Can I make a shocking confession? I don't love strawberries. I mean, I don't hate them (it's not like they're oranges or anything); I like them fine. I just don't swoon for them in the way that so many others do, particularly at this time of year.
But I have gained a newfound respect for them after a recent visit to a strawberry farm down in Watsonville. The good folks over at Foodista let me write it up for them, so go check it out.
Ever since that visit, I've had berries on the brain. I can't ignore them as I walk through the markets. For someone who doesn't love them, I sure seem to have some kind of crush on them. If I were a schoolgirl, I'd be writing "Strawberries" over and over again in my Trapper Keeper. (Do kids still have Trapper Keepers? Am I dating myself? Though you have to admit, iPads do sort of look like a Star Trek -- TNG, not original -- interpretation of Trapper Keepers.)
Consequently, we've had a lot of strawberries in the house of late. Mostly, they find their way into our morning yogurt, perhaps alongside some banana and certainly with homemade granola, staving off scurvy for yet another day. But there isn't enough yogurt in the world to complement the bounty of strawberriness upon us. And so, as is my wont, I've been jamming.
But you know me, right? I'm just not content to let well enough be. There's no shortage of people in the world, or even in this condo, who are happy to eat just plain strawberry jam, but I'm not one of them. No, I just have to screw with it, just a little.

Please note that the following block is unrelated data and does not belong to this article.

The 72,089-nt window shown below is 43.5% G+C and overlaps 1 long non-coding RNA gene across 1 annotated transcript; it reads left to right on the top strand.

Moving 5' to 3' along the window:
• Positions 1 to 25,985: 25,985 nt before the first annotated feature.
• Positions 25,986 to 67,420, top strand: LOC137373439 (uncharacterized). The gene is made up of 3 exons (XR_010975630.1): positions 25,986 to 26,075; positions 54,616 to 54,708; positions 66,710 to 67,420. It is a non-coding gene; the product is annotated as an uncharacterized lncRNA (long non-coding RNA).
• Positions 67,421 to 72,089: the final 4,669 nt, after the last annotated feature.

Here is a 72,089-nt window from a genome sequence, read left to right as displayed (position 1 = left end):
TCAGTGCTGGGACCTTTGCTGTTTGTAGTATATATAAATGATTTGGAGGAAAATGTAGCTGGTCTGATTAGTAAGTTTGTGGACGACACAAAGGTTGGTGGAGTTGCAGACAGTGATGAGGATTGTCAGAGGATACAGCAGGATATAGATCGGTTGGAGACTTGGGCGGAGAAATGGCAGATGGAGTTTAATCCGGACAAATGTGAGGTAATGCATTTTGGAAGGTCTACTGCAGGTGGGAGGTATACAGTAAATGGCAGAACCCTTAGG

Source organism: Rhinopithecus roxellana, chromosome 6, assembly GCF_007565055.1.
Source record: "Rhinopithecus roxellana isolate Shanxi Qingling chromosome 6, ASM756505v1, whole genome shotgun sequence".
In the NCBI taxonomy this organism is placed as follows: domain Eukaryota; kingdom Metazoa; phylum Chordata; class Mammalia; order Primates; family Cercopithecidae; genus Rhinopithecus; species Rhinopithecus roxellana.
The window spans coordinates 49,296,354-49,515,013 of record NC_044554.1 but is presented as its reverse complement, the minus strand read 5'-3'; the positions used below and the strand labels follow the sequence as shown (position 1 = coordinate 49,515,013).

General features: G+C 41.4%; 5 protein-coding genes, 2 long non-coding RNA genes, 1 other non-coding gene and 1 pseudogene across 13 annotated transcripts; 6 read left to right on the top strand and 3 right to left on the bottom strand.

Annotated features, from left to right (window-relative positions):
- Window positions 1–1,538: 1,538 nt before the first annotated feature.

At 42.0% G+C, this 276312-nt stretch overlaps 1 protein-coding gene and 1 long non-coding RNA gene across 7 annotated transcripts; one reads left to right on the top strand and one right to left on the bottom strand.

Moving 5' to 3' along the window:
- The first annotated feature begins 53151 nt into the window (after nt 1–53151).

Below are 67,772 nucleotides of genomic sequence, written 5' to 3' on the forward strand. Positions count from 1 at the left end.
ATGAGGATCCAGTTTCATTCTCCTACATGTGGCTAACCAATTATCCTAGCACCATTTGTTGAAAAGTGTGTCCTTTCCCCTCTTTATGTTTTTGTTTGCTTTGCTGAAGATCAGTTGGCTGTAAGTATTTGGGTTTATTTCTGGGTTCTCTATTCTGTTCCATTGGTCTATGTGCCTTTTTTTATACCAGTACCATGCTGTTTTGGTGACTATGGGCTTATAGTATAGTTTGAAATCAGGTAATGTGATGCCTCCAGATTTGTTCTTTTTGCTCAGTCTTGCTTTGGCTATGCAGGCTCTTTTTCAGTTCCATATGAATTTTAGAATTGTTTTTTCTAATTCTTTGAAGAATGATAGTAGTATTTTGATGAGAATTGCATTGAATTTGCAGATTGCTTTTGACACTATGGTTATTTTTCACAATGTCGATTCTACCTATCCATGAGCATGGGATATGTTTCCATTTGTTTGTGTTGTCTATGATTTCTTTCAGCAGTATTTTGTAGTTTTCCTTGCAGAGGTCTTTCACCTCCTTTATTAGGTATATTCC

I already planned to add a little black pepper, as I adore the combination of berries and pepper, but then a Twitter friend recommended balsamic, and that appealed to my sensibilities very much indeed. And so a plan was hatched.
With one batch, I kept it just plain for the first half, then added some balsamic and pepper for the latter half, so I could compare apples to apples ... er, strawberries to strawberries. The regular strawberry jam was good: Bright, undeniably strawberry. But the adulterated batch was strawberry plus. Still strawberry, no mistaking, but with lingering and haunting notes that gave it a layer of sophistication.
Perhaps I can grow to love strawberries after all.
Strawberry jam with balsamic and black pepper
1400 g ripe strawberries, chopped
1400 g granulated sugar
1 lemon, cut into thick slices
1 packet pectin
1 Tbsp butter, to reduce foaming
1 tsp balsamic (the real deal, please)
several cracks fresh black pepper
In a large, heavy, nonreactive Dutch oven or stockpot, combine the berries, lemon and sugar, and let stand to macerate at least 20 minutes. (Due to an unfortunate lack of pre-planning, I ended up starting this process the day before, leaving the mixture in the fridge until the next morning when I could procure lids for my jars. The longer you leave the fruit to macerate, the more liquid it will give off, making for a thinner jam.)
Place the pot over medium-high heat. Add the butter and pectin. Bring to a full boil, skimming away any foam that forms. Stir frequently, and use a quick-read thermometer to track the temperature until it reaches a consistent reading of 220ºF. Remove the slices of lemon, and add the balsamic and pepper, and stir to mix thoroughly.
Can (water-bath is fine) or freeze as desired. Will keep in the fridge for weeks if not months.
I would probably not turn away a piece of Matt's strawberry shortcake.
Susan's got the full lowdown on how to select, store and serve everyone (else's) favorite springtime fruit.
Don't forget to read my piece on Foodista. I said go!